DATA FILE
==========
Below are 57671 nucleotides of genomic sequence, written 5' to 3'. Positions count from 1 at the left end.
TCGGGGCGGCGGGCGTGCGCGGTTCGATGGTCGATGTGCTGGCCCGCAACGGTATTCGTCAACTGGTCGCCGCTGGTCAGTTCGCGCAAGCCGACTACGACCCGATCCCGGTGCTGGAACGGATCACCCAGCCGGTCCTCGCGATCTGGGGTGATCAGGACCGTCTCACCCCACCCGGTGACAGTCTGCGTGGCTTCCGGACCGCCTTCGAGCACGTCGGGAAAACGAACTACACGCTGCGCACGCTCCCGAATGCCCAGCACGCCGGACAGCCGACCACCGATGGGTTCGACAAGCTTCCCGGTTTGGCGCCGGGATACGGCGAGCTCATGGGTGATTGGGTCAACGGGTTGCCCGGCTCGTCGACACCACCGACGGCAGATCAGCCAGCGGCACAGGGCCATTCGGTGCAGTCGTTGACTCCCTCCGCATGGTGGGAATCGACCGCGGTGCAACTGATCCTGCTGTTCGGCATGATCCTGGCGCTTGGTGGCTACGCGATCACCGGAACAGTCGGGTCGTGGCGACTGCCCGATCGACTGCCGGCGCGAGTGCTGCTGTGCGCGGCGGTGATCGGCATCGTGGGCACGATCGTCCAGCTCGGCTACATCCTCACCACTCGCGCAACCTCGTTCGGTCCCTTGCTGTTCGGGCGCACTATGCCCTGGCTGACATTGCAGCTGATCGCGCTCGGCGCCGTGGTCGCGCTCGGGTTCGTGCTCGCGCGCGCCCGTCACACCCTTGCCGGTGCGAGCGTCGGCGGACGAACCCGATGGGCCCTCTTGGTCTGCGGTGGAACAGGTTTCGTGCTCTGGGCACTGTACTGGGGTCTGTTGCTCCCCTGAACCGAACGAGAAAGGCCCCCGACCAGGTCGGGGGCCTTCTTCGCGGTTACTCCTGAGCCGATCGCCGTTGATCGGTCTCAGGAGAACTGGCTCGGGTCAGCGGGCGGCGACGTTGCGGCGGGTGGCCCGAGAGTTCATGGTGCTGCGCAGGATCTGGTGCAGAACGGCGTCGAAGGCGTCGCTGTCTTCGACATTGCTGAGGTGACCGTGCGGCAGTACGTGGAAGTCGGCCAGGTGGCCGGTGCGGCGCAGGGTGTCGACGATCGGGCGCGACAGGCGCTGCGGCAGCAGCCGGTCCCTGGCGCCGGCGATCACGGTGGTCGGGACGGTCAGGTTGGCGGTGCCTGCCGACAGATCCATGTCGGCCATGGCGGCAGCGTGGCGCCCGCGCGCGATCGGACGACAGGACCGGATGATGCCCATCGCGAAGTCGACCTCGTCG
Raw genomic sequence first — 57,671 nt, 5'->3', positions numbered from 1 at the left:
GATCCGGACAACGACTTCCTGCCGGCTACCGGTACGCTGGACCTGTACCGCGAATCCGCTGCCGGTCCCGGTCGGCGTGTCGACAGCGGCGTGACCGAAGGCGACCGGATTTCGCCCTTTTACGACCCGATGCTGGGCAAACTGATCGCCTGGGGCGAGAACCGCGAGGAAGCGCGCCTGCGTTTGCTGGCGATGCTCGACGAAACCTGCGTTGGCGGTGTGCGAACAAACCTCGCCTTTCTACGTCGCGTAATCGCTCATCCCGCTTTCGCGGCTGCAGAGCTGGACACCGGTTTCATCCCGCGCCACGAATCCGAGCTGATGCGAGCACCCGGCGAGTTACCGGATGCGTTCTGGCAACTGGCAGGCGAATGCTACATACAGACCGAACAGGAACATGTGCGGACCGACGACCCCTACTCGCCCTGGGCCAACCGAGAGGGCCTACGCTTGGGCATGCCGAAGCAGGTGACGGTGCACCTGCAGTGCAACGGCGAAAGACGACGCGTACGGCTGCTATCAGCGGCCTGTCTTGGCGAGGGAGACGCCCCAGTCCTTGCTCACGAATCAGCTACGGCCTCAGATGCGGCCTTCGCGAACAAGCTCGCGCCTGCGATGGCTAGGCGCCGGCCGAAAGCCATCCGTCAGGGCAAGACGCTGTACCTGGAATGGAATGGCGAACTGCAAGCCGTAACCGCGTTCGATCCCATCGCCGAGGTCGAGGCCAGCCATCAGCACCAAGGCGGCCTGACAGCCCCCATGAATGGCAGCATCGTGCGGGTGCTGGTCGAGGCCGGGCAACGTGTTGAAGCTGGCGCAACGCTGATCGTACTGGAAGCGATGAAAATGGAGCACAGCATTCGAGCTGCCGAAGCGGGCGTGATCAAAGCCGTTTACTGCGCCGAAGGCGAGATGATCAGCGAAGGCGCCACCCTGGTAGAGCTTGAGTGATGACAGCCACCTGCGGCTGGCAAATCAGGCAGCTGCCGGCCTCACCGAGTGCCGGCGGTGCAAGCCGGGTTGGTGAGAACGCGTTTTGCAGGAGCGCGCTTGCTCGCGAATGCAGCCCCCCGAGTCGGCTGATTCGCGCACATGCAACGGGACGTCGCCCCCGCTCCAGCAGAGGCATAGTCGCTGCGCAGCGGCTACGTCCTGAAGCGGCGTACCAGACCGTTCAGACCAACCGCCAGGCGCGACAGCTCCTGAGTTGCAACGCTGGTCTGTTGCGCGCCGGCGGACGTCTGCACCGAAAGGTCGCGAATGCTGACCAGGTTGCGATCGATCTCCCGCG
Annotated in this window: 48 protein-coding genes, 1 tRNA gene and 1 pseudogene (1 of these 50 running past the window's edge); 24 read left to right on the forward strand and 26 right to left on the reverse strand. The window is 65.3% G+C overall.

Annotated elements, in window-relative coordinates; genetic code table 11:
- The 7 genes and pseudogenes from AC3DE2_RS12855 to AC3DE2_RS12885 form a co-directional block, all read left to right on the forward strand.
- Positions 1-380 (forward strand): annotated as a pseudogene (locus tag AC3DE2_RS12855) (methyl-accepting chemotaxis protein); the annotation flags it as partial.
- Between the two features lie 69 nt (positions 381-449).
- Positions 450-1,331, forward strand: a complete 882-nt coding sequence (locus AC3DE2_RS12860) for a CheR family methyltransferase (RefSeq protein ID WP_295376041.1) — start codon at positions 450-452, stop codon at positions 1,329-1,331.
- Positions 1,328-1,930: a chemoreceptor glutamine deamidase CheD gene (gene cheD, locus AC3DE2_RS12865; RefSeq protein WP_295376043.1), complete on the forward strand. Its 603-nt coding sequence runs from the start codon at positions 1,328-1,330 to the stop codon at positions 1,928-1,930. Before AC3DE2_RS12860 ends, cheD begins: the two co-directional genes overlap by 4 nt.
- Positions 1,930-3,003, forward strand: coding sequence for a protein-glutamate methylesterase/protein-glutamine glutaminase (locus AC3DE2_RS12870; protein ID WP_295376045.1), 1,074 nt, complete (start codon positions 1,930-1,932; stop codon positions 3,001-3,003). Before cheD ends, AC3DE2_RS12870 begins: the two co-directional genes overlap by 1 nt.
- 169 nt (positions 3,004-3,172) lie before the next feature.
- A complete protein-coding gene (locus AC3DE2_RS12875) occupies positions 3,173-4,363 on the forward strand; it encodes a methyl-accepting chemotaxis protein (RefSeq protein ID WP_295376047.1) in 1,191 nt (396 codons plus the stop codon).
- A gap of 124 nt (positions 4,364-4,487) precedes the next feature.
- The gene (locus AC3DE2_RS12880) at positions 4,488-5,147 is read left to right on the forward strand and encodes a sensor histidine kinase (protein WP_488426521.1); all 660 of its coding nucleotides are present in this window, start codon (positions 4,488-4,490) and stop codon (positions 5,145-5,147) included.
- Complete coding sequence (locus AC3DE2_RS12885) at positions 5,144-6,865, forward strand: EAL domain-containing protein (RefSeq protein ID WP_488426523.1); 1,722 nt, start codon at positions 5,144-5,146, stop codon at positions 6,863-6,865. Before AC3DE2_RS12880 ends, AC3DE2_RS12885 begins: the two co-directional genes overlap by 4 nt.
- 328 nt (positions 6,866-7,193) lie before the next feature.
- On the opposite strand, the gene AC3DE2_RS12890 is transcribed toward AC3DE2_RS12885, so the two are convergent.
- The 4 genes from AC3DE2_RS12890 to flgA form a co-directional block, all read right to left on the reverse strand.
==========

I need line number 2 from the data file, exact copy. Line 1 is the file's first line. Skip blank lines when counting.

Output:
TCGGGGCGGCGGGCGTGCGCGGTTCGATGGTCGATGTGCTGGCCCGCAACGGTATTCGTCAACTGGTCGCCGCTGGTCAGTTCGCGCAAGCCGACTACGACCCGATCCCGGTGCTGGAACGGATCACCCAGCCGGTCCTCGCGATCTGGGGTGATCAGGACCGTCTCACCCCACCCGGTGACAGTCTGCGTGGCTTCCGGACCGCCTTCGAGCACGTCGGGAAAACGAACTACACGCTGCGCACGCTCCCGAATGCCCAGCACGCCGGACAGCCGACCACCGATGGGTTCGACAAGCTTCCCGGTTTGGCGCCGGGATACGGCGAGCTCATGGGTGATTGGGTCAACGGGTTGCCCGGCTCGTCGACACCACCGACGGCAGATCAGCCAGCGGCACAGGGCCATTCGGTGCAGTCGTTGACTCCCTCCGCATGGTGGGAATCGACCGCGGTGCAACTGATCCTGCTGTTCGGCATGATCCTGGCGCTTGGTGGCTACGCGATCACCGGAACAGTCGGGTCGTGGCGACTGCCCGATCGACTGCCGGCGCGAGTGCTGCTGTGCGCGGCGGTGATCGGCATCGTGGGCACGATCGTCCAGCTCGGCTACATCCTCACCACTCGCGCAACCTCGTTCGGTCCCTTGCTGTTCGGGCGCACTATGCCCTGGCTGACATTGCAGCTGATCGCGCTCGGCGCCGTGGTCGCGCTCGGGTTCGTGCTCGCGCGCGCCCGTCACACCCTTGCCGGTGCGAGCGTCGGCGGACGAACCCGATGGGCCCTCTTGGTCTGCGGTGGAACAGGTTTCGTGCTCTGGGCACTGTACTGGGGTCTGTTGCTCCCCTGAACCGAACGAGAAAGGCCCCCGACCAGGTCGGGGGCCTTCTTCGCGGTTACTCCTGAGCCGATCGCCGTTGATCGGTCTCAGGAGAACTGGCTCGGGTCAGCGGGCGGCGACGTTGCGGCGGGTGGCCCGAGAGTTCATGGTGCTGCGCAGGATCTGGTGCAGAACGGCGTCGAAGGCGTCGCTGTCTTCGACATTGCTGAGGTGACCGTGCGGCAGTACGTGGAAGTCGGCCAGGTGGCCGGTGCGGCGCAGGGTGTCGACGATCGGGCGCGACAGGCGCTGCGGCAGCAGCCGGTCCCTGGCGCCGGCGATCACGGTGGTCGGGACGGTCAGGTTGGCGGTGCCTGCCGACAGATCCATGTCGGCCATGGCGGCAGCGTGGCGCCCGCGCGCGATCGGACGACAGGACCGGATGATGCCCATCGCGAAGTCGACCTCGTCG